“Ring of Fire” announces itself as a Johnny Cash musical with its title and plays like a tribute concert or, in the case of the CLO Cabaret production, a showcase for a band of accomplished musicians.
The slight narrative about the life and times of a boy named Johnny are the connecting thread, accompanied by projections that show the Man in Black long before he wandered into Sun Studio in Memphis, Tenn., in 1954. From humble roots to superstardom marked with tragedy, hard living and resilience comes the 32-song program that gives off the vibe of a Memphis live-music venue -- one where a particularly strong cover band is having a grand ol‘ time with the Johnny Cash Songbook.
The arrangements thankfully suit the singer-musicians gathered for “Ring of Fire,” rather than the crossover legend whose work they are taking on. The result is a wave of nostalgia and Americana at the CLO Opry, er, Cabaret.
The cast -- a band of four men and one woman -- offers a wide range of experience and expertise on musical instruments. Director Guy Stroman and music director Chris “Red” Blisset must have had a field day with the possibilities offered by veteran singer-songwriter Jay Hitt, Pittsburgh’s favorite acoustic guitarist in several polls, and Point Park University alumnus Paul Koudouris, who has made his mark in regional theater and has released his own folk-pop album. The relative kids in the cast are Mitch Marois and Jon Rohlf, recent graduates of Carnegie Mellon University and Point Park, respectively, while the voice often representing June Carter Cash belongs to cabaret and stage performer Nicole Stefonak.
There‘s a fine “how do you do” to the humor shared by Johnny and June, and it‘s not just on the familiar “A Boy Named Sue.” “Egg Sucking Dog” is one silly tune, and Ms. Stefonak has fun with Cash’s “Flushed From the Bathroom of Your Heart.” In more serious moments, she and Mr. Hitt are in perfect harmony on “If I Were a Carpenter.”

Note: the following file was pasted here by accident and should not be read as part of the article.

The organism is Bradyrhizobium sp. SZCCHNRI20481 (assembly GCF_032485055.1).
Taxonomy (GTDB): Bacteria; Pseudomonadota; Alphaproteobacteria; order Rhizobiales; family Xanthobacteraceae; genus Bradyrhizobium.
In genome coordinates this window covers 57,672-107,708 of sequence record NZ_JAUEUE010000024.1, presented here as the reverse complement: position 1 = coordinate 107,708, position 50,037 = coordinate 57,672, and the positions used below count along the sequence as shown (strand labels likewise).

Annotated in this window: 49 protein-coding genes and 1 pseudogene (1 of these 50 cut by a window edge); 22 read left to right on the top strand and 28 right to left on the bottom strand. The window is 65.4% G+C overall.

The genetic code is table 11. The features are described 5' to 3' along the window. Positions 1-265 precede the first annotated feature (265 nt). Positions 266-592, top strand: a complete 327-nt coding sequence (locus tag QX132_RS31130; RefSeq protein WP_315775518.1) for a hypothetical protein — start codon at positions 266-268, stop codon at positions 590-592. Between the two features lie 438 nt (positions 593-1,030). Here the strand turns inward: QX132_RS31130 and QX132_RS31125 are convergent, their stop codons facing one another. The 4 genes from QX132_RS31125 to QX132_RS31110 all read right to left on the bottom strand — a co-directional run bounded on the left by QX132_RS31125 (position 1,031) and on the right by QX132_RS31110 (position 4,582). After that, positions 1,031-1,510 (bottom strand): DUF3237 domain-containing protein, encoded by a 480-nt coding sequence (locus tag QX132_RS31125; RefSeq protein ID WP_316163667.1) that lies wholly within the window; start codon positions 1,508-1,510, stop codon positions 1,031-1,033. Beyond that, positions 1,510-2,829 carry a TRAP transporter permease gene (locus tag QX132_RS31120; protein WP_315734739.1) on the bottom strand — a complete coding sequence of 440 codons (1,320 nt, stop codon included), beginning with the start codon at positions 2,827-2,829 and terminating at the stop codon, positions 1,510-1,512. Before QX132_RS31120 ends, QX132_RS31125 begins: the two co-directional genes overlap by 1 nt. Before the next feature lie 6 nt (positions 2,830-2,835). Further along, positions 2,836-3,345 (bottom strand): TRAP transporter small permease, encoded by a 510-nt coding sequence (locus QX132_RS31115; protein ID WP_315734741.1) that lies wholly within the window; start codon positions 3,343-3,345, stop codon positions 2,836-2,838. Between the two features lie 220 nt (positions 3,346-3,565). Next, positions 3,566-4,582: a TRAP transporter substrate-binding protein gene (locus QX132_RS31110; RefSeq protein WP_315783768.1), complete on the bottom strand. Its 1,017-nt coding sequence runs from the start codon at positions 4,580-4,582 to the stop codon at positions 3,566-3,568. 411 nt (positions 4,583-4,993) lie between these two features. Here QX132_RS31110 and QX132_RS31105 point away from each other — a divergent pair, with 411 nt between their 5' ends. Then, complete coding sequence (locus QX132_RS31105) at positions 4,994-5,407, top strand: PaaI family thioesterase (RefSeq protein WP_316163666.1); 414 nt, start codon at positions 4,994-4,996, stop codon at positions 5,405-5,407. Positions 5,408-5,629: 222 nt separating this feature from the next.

Mr. Koudouris comes closest to Cash‘s deep bass-baritone on rockers such as “Straight A’s in Love,” and Mr. Rohlf shows a down-home sensibility that was evident as a soloist in Point Park‘s “Bloody Bloody Andrew Jackson.”
Most impressive, though, is the musicianship, as Mr. Koudouris moves effortlessly from electric guitar to mandolin or he and Mr. Rohlf take turns riffing on the harmonica. Mr. Hitt, a singer-storyteller suited to the Cash canon, is equally at home on guitar and banjo, as is Mr. Rohlf. Mr. Marois spends most of the show on the standup bass, and Ms. Stefonak lends occasional drum beats, and through 32 songs, there’s always the feeling of a band that‘s been together for the long haul instead of a few weeks.
The multilevel set by Tony Ferrieri allows each player his or her moment in the spotlight alone and lends an air of country charm to familiar tunes such as “Folsom Prison Blues,” “I Walk the Line” and the lonely lament “Sunday Morning Coming Down.” The songs are delivered in an order that brings Cash’s life full circle. They are offered with admiration but without imitation, and that’s a good thing, perhaps the best thing, about CLO‘ Cabaret‘s “Ring of Fire.”
Sharon Eberson: firstname.lastname@example.org or 412-263-1960. Twitter: @SEberson_pg.